“As hard as I worked, I just couldn’t get ahead. Showers became a biweekly ritual. My breakfast and lunch were reduced to a couple of cans of Ensure from the cases that I kept under my desk. . . I passed the workday biting my nails with ferocity. None of the single guys that I met could understand why I worked all of the time, and nobody wanted to listen to me talk about plants for hours, anyway. Everything about my life looked pretty well messed up compared with how adulthood had always been advertised to me.” (130)

What does it say about being female in academia?She struggled with fitting in as a female, with being accepted and getting enough funding. Despite being someone who won some prominent awards (and was on the tenure track at 26 already!), funding was clearly a problem for at least ten years. She speaks about being taken advantage of by another lab in the building; of being yelled at during a conference presentation, of receiving weird and clearly mean feedback on paper/grant submissions, and being utterly ignored socially at conferences by the senior scientists in her field.

“I didn’t know if I was crying because I was nobody’s wife or mother – or because I felt like nobody’s daughter – or because of the beauty of that single perfect line on the readout. I had worked and waited for this day. In solving this mystery I had also proved something, at least to myself, and I finally knew what real research would feel like. But as satisfying as it was, it still stands out as one of the loneliest moments of my life. On some deep level, the realization that I could do good science was accompanied by the knowledge that I had formally and terminally missed my chance to become like any of the women that I had ever known. In the years to come, I would create a new sort of normal for myself within my own laboratory. I would have a brother close than any of my siblings, someone I could call any hour of the day or night. . . I would nurture a new generation of students, / some of whom were just hungry for attention, and a very few who would live up to the potential that I saw in them.” Jahren, Hope. Lab Girl (p. 71-2).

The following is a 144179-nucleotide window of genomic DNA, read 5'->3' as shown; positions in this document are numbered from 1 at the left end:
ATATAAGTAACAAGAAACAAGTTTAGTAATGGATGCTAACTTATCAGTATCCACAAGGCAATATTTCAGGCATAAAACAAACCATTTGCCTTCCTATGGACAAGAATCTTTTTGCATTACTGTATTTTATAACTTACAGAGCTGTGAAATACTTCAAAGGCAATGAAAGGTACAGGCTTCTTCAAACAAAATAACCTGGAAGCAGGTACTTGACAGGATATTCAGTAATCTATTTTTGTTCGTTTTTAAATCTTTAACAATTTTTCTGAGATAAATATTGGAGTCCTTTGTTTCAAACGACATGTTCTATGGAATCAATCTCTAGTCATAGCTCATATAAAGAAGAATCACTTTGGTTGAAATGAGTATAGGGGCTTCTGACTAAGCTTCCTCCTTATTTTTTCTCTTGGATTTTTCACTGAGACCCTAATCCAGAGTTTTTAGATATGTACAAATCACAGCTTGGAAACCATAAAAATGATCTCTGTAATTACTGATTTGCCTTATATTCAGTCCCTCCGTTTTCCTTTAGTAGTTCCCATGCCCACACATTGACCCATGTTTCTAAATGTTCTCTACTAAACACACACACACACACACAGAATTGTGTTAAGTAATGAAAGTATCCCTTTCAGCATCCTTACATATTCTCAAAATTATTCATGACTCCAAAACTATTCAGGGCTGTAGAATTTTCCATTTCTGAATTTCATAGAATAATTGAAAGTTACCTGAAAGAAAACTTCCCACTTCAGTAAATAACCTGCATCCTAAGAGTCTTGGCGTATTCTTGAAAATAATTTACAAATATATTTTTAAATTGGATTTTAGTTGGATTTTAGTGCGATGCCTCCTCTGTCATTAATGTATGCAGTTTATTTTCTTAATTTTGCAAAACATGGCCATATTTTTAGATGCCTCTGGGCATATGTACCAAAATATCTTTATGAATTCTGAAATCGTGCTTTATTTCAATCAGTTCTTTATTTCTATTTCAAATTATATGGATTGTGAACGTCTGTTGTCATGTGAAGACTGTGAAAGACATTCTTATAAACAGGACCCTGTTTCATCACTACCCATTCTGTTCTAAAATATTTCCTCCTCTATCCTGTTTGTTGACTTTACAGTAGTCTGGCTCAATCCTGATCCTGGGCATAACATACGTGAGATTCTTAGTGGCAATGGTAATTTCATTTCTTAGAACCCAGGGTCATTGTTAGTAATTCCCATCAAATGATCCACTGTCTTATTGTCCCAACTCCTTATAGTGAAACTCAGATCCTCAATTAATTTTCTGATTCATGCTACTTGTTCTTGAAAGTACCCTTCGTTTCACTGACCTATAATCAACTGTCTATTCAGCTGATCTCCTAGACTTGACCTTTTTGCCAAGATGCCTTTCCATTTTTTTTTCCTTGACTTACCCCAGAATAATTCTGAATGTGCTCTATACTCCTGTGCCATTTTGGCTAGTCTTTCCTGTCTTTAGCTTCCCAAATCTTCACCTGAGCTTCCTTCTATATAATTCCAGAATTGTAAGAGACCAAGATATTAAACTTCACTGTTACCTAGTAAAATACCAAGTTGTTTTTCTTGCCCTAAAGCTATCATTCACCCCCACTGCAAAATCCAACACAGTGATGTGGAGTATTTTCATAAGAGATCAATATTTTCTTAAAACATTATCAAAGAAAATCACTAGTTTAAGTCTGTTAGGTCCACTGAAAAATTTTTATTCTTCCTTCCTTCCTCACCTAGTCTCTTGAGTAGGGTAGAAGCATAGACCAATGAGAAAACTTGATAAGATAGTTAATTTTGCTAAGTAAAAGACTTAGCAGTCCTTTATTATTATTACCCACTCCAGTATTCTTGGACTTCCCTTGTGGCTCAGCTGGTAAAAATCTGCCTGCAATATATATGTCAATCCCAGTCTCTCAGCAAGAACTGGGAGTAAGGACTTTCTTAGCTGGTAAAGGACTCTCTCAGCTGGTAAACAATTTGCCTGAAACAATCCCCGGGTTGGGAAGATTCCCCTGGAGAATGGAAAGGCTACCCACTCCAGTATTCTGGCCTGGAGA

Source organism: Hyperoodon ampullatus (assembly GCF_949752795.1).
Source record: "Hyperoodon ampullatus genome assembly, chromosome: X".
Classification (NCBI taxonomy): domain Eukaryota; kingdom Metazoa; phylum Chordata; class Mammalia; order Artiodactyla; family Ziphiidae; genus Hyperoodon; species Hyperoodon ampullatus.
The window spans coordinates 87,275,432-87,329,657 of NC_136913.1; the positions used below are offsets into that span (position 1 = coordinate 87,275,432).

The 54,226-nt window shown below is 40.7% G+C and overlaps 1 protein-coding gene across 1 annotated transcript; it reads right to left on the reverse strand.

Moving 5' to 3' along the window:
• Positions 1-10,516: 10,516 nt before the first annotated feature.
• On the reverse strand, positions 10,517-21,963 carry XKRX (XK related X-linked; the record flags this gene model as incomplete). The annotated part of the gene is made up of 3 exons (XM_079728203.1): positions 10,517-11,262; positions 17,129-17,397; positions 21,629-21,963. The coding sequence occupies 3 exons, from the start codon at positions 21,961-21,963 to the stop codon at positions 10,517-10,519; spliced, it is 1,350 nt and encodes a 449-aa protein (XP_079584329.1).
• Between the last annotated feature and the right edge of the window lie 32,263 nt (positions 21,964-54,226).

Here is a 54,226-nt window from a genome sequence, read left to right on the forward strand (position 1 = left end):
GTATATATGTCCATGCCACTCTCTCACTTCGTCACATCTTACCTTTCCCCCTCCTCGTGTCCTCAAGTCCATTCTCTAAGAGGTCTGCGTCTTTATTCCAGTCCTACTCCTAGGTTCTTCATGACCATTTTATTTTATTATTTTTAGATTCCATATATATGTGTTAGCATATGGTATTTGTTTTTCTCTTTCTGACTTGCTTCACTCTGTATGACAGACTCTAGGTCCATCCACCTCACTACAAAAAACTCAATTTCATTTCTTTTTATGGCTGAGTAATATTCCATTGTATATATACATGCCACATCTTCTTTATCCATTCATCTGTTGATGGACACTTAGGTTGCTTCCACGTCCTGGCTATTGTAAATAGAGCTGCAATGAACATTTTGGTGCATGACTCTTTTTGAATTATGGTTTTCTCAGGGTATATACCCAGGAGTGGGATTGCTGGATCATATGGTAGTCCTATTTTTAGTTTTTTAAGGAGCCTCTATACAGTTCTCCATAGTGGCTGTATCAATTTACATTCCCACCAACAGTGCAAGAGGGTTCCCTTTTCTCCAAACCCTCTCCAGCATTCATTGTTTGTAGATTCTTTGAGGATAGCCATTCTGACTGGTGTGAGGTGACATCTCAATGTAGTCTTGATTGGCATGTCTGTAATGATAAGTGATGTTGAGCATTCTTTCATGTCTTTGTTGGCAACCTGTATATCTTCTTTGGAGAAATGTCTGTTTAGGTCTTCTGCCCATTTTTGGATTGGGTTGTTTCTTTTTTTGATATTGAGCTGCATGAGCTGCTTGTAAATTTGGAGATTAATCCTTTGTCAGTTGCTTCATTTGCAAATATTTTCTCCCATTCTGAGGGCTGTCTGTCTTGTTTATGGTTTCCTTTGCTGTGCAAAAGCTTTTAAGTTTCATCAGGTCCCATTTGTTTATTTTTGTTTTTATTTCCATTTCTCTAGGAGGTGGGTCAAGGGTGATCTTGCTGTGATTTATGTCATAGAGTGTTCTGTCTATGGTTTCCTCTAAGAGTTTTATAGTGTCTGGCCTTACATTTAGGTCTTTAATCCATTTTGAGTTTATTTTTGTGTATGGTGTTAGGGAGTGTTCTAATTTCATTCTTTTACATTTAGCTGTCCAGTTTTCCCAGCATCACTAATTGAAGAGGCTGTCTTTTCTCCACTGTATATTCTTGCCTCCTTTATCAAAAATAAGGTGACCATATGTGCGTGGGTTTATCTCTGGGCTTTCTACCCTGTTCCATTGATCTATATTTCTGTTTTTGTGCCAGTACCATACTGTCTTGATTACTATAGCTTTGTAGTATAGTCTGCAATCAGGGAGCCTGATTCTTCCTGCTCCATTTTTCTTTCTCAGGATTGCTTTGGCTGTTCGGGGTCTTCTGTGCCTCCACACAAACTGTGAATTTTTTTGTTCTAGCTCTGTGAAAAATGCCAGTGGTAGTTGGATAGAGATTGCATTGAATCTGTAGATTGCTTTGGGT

What does it say about mental illness?
"Tiny but determined, I navigated the confusing and unstable path of being what you are while knowing that it’s more than people want to see." 16